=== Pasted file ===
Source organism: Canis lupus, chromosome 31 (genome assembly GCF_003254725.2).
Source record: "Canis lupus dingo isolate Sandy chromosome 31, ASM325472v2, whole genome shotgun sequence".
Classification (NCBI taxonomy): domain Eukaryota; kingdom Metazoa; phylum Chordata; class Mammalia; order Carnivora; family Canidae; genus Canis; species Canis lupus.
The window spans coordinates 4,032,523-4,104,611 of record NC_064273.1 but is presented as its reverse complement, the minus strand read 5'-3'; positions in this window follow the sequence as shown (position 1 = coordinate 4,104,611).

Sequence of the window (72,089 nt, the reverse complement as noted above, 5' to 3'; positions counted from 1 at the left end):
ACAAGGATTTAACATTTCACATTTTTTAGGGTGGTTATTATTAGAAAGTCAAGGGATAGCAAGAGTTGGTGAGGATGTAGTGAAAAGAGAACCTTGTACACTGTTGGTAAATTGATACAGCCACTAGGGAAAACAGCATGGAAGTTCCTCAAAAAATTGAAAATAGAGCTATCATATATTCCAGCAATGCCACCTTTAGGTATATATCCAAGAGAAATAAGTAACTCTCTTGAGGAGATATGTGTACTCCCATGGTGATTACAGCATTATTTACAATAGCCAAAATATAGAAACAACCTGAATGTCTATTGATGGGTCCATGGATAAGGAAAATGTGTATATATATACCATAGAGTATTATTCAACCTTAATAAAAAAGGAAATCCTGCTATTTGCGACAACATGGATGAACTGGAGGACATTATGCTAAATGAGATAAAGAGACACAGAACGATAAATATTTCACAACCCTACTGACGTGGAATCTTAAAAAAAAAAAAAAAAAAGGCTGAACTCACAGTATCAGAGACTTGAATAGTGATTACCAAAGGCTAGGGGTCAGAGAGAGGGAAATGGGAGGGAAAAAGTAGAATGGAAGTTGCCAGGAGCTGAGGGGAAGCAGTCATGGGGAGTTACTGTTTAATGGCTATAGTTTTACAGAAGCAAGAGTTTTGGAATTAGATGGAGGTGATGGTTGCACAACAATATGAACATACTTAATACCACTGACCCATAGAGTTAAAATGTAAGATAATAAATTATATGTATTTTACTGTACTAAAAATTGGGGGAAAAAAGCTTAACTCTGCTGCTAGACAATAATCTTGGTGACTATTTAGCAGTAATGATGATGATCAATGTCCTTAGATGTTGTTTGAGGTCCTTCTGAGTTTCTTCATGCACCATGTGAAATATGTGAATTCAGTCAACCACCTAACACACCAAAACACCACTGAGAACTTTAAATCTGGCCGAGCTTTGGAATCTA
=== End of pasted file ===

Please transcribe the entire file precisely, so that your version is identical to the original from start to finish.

Source organism: Canis lupus, chromosome 31 (genome assembly GCF_003254725.2).
Source record: "Canis lupus dingo isolate Sandy chromosome 31, ASM325472v2, whole genome shotgun sequence".
Classification (NCBI taxonomy): domain Eukaryota; kingdom Metazoa; phylum Chordata; class Mammalia; order Carnivora; family Canidae; genus Canis; species Canis lupus.
The window spans coordinates 4,032,523-4,104,611 of record NC_064273.1 but is presented as its reverse complement, the minus strand read 5'-3'; positions in this window follow the sequence as shown (position 1 = coordinate 4,104,611).

Sequence of the window (72,089 nt, the reverse complement as noted above, 5' to 3'; positions counted from 1 at the left end):
ACAAGGATTTAACATTTCACATTTTTTAGGGTGGTTATTATTAGAAAGTCAAGGGATAGCAAGAGTTGGTGAGGATGTAGTGAAAAGAGAACCTTGTACACTGTTGGTAAATTGATACAGCCACTAGGGAAAACAGCATGGAAGTTCCTCAAAAAATTGAAAATAGAGCTATCATATATTCCAGCAATGCCACCTTTAGGTATATATCCAAGAGAAATAAGTAACTCTCTTGAGGAGATATGTGTACTCCCATGGTGATTACAGCATTATTTACAATAGCCAAAATATAGAAACAACCTGAATGTCTATTGATGGGTCCATGGATAAGGAAAATGTGTATATATATACCATAGAGTATTATTCAACCTTAATAAAAAAGGAAATCCTGCTATTTGCGACAACATGGATGAACTGGAGGACATTATGCTAAATGAGATAAAGAGACACAGAACGATAAATATTTCACAACCCTACTGACGTGGAATCTTAAAAAAAAAAAAAAAAAAGGCTGAACTCACAGTATCAGAGACTTGAATAGTGATTACCAAAGGCTAGGGGTCAGAGAGAGGGAAATGGGAGGGAAAAAGTAGAATGGAAGTTGCCAGGAGCTGAGGGGAAGCAGTCATGGGGAGTTACTGTTTAATGGCTATAGTTTTACAGAAGCAAGAGTTTTGGAATTAGATGGAGGTGATGGTTGCACAACAATATGAACATACTTAATACCACTGACCCATAGAGTTAAAATGTAAGATAATAAATTATATGTATTTTACTGTACTAAAAATTGGGGGAAAAAAGCTTAACTCTGCTGCTAGACAATAATCTTGGTGACTATTTAGCAGTAATGATGATGATCAATGTCCTTAGATGTTGTTTGAGGTCCTTCTGAGTTTCTTCATGCACCATGTGAAATATGTGAATTCAGTCAACCACCTAACACACCAAAACACCACTGAGAACTTTAAATCTGGCCGAGCTTTGGAATCTA